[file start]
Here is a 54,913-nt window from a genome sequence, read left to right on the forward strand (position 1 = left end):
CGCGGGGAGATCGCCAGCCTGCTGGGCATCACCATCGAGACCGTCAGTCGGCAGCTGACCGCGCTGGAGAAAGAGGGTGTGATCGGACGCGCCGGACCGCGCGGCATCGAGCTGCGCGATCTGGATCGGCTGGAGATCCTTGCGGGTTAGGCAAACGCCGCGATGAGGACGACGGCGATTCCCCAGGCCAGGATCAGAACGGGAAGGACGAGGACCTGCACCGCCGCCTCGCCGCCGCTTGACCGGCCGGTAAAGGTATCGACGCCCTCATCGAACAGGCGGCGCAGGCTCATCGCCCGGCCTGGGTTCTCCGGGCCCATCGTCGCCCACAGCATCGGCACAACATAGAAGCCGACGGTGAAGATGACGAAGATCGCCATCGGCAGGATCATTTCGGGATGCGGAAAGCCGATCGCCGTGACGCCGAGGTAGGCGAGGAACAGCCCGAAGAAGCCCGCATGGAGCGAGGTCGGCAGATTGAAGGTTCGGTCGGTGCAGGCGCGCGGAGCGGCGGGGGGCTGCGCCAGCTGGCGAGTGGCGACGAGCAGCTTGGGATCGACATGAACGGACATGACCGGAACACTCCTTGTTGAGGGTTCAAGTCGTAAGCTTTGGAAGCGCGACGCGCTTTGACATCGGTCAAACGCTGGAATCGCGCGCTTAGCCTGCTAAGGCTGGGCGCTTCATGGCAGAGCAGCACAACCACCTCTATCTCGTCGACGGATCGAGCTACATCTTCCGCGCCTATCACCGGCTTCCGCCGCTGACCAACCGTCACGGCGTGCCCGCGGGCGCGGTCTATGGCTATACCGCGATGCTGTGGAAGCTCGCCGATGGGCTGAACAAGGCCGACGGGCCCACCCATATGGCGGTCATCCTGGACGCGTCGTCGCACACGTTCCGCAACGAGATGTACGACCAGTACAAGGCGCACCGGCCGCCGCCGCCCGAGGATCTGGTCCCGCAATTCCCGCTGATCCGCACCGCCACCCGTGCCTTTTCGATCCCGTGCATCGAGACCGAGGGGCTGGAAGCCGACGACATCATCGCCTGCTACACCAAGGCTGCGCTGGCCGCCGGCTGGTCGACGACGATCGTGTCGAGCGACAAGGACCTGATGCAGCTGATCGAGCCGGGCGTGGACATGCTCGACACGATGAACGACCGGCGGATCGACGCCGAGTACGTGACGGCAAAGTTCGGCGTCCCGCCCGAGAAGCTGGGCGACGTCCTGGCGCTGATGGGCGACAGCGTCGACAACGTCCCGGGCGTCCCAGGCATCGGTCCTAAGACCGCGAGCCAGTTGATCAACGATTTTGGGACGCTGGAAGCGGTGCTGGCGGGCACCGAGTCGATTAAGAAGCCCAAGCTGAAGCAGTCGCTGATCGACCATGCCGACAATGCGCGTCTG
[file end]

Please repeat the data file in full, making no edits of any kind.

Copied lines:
Here is a 54,913-nt window from a genome sequence, read left to right on the forward strand (position 1 = left end):
CGCGGGGAGATCGCCAGCCTGCTGGGCATCACCATCGAGACCGTCAGTCGGCAGCTGACCGCGCTGGAGAAAGAGGGTGTGATCGGACGCGCCGGACCGCGCGGCATCGAGCTGCGCGATCTGGATCGGCTGGAGATCCTTGCGGGTTAGGCAAACGCCGCGATGAGGACGACGGCGATTCCCCAGGCCAGGATCAGAACGGGAAGGACGAGGACCTGCACCGCCGCCTCGCCGCCGCTTGACCGGCCGGTAAAGGTATCGACGCCCTCATCGAACAGGCGGCGCAGGCTCATCGCCCGGCCTGGGTTCTCCGGGCCCATCGTCGCCCACAGCATCGGCACAACATAGAAGCCGACGGTGAAGATGACGAAGATCGCCATCGGCAGGATCATTTCGGGATGCGGAAAGCCGATCGCCGTGACGCCGAGGTAGGCGAGGAACAGCCCGAAGAAGCCCGCATGGAGCGAGGTCGGCAGATTGAAGGTTCGGTCGGTGCAGGCGCGCGGAGCGGCGGGGGGCTGCGCCAGCTGGCGAGTGGCGACGAGCAGCTTGGGATCGACATGAACGGACATGACCGGAACACTCCTTGTTGAGGGTTCAAGTCGTAAGCTTTGGAAGCGCGACGCGCTTTGACATCGGTCAAACGCTGGAATCGCGCGCTTAGCCTGCTAAGGCTGGGCGCTTCATGGCAGAGCAGCACAACCACCTCTATCTCGTCGACGGATCGAGCTACATCTTCCGCGCCTATCACCGGCTTCCGCCGCTGACCAACCGTCACGGCGTGCCCGCGGGCGCGGTCTATGGCTATACCGCGATGCTGTGGAAGCTCGCCGATGGGCTGAACAAGGCCGACGGGCCCACCCATATGGCGGTCATCCTGGACGCGTCGTCGCACACGTTCCGCAACGAGATGTACGACCAGTACAAGGCGCACCGGCCGCCGCCGCCCGAGGATCTGGTCCCGCAATTCCCGCTGATCCGCACCGCCACCCGTGCCTTTTCGATCCCGTGCATCGAGACCGAGGGGCTGGAAGCCGACGACATCATCGCCTGCTACACCAAGGCTGCGCTGGCCGCCGGCTGGTCGACGACGATCGTGTCGAGCGACAAGGACCTGATGCAGCTGATCGAGCCGGGCGTGGACATGCTCGACACGATGAACGACCGGCGGATCGACGCCGAGTACGTGACGGCAAAGTTCGGCGTCCCGCCCGAGAAGCTGGGCGACGTCCTGGCGCTGATGGGCGACAGCGTCGACAACGTCCCGGGCGTCCCAGGCATCGGTCCTAAGACCGCGAGCCAGTTGATCAACGATTTTGGGACGCTGGAAGCGGTGCTGGCGGGCACCGAGTCGATTAAGAAGCCCAAGCTGAAGCAGTCGCTGATCGACCATGCCGACAATGCGCGTCTG